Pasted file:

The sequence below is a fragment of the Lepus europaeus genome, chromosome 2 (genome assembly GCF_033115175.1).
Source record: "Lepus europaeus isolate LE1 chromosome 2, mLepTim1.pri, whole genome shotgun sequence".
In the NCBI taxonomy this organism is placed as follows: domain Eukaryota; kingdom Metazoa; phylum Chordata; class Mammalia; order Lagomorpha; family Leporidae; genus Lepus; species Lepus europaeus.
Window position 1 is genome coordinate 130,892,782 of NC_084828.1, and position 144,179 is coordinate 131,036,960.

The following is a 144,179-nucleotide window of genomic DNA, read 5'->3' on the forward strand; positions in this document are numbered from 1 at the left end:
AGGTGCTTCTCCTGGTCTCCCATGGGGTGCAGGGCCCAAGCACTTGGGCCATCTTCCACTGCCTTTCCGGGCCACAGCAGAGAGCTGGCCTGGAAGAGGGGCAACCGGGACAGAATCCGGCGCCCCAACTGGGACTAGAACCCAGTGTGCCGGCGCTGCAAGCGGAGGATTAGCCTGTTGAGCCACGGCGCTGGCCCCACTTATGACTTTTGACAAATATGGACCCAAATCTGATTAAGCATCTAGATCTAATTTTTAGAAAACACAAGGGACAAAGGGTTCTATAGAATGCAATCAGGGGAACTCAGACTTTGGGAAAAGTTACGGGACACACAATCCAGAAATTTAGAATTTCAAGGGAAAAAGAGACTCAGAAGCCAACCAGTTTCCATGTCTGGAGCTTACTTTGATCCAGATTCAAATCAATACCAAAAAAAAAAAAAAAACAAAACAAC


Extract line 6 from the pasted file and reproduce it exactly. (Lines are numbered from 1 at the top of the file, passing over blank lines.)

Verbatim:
AGGTGCTTCTCCTGGTCTCCCATGGGGTGCAGGGCCCAAGCACTTGGGCCATCTTCCACTGCCTTTCCGGGCCACAGCAGAGAGCTGGCCTGGAAGAGGGGCAACCGGGACAGAATCCGGCGCCCCAACTGGGACTAGAACCCAGTGTGCCGGCGCTGCAAGCGGAGGATTAGCCTGTTGAGCCACGGCGCTGGCCCCACTTATGACTTTTGACAAATATGGACCCAAATCTGATTAAGCATCTAGATCTAATTTTTAGAAAACACAAGGGACAAAGGGTTCTATAGAATGCAATCAGGGGAACTCAGACTTTGGGAAAAGTTACGGGACACACAATCCAGAAATTTAGAATTTCAAGGGAAAAAGAGACTCAGAAGCCAACCAGTTTCCATGTCTGGAGCTTACTTTGATCCAGATTCAAATCAATACCAAAAAAAAAAAAAAAACAAAACAAC